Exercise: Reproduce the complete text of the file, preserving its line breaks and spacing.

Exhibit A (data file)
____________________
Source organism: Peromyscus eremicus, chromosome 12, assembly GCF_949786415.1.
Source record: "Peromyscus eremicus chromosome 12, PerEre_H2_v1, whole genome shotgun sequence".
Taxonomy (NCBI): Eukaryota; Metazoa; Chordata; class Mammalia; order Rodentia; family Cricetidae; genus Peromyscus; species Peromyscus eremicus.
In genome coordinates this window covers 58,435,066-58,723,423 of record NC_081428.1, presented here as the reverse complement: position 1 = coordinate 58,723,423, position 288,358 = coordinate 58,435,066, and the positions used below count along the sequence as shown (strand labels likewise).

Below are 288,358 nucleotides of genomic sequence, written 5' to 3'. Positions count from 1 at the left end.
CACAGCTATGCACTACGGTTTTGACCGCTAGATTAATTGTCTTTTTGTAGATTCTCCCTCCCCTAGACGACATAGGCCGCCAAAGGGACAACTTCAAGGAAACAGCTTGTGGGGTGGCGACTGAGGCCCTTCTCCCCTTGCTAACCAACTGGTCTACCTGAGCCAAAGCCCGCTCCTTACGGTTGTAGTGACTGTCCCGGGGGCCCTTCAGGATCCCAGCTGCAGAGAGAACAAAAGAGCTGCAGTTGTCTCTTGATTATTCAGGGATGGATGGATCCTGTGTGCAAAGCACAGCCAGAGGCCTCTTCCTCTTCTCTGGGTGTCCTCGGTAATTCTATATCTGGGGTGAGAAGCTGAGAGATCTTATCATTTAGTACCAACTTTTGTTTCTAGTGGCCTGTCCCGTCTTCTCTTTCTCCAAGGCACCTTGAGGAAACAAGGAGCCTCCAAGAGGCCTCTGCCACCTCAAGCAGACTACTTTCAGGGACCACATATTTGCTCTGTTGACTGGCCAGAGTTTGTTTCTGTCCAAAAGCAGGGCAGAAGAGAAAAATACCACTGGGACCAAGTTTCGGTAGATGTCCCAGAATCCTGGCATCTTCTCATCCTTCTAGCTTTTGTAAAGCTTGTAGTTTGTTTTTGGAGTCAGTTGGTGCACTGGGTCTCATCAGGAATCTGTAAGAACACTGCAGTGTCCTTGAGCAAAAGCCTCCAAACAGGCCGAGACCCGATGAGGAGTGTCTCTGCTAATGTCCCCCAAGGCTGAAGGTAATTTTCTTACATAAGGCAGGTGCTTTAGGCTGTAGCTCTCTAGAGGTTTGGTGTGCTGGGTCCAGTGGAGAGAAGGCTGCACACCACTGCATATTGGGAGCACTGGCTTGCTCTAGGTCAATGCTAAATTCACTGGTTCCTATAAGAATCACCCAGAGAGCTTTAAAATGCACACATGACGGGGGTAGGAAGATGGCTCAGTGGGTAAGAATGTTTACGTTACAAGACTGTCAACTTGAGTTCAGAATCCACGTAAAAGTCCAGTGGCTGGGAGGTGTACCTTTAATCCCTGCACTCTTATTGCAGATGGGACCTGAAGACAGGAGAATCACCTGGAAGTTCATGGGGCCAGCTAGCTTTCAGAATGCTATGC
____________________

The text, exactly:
Source organism: Peromyscus eremicus, chromosome 12, assembly GCF_949786415.1.
Source record: "Peromyscus eremicus chromosome 12, PerEre_H2_v1, whole genome shotgun sequence".
Taxonomy (NCBI): Eukaryota; Metazoa; Chordata; class Mammalia; order Rodentia; family Cricetidae; genus Peromyscus; species Peromyscus eremicus.
In genome coordinates this window covers 58,435,066-58,723,423 of record NC_081428.1, presented here as the reverse complement: position 1 = coordinate 58,723,423, position 288,358 = coordinate 58,435,066, and the positions used below count along the sequence as shown (strand labels likewise).

Below are 288,358 nucleotides of genomic sequence, written 5' to 3'. Positions count from 1 at the left end.
CACAGCTATGCACTACGGTTTTGACCGCTAGATTAATTGTCTTTTTGTAGATTCTCCCTCCCCTAGACGACATAGGCCGCCAAAGGGACAACTTCAAGGAAACAGCTTGTGGGGTGGCGACTGAGGCCCTTCTCCCCTTGCTAACCAACTGGTCTACCTGAGCCAAAGCCCGCTCCTTACGGTTGTAGTGACTGTCCCGGGGGCCCTTCAGGATCCCAGCTGCAGAGAGAACAAAAGAGCTGCAGTTGTCTCTTGATTATTCAGGGATGGATGGATCCTGTGTGCAAAGCACAGCCAGAGGCCTCTTCCTCTTCTCTGGGTGTCCTCGGTAATTCTATATCTGGGGTGAGAAGCTGAGAGATCTTATCATTTAGTACCAACTTTTGTTTCTAGTGGCCTGTCCCGTCTTCTCTTTCTCCAAGGCACCTTGAGGAAACAAGGAGCCTCCAAGAGGCCTCTGCCACCTCAAGCAGACTACTTTCAGGGACCACATATTTGCTCTGTTGACTGGCCAGAGTTTGTTTCTGTCCAAAAGCAGGGCAGAAGAGAAAAATACCACTGGGACCAAGTTTCGGTAGATGTCCCAGAATCCTGGCATCTTCTCATCCTTCTAGCTTTTGTAAAGCTTGTAGTTTGTTTTTGGAGTCAGTTGGTGCACTGGGTCTCATCAGGAATCTGTAAGAACACTGCAGTGTCCTTGAGCAAAAGCCTCCAAACAGGCCGAGACCCGATGAGGAGTGTCTCTGCTAATGTCCCCCAAGGCTGAAGGTAATTTTCTTACATAAGGCAGGTGCTTTAGGCTGTAGCTCTCTAGAGGTTTGGTGTGCTGGGTCCAGTGGAGAGAAGGCTGCACACCACTGCATATTGGGAGCACTGGCTTGCTCTAGGTCAATGCTAAATTCACTGGTTCCTATAAGAATCACCCAGAGAGCTTTAAAATGCACACATGACGGGGGTAGGAAGATGGCTCAGTGGGTAAGAATGTTTACGTTACAAGACTGTCAACTTGAGTTCAGAATCCACGTAAAAGTCCAGTGGCTGGGAGGTGTACCTTTAATCCCTGCACTCTTATTGCAGATGGGACCTGAAGACAGGAGAATCACCTGGAAGTTCATGGGGCCAGCTAGCTTTCAGAATGCTATGC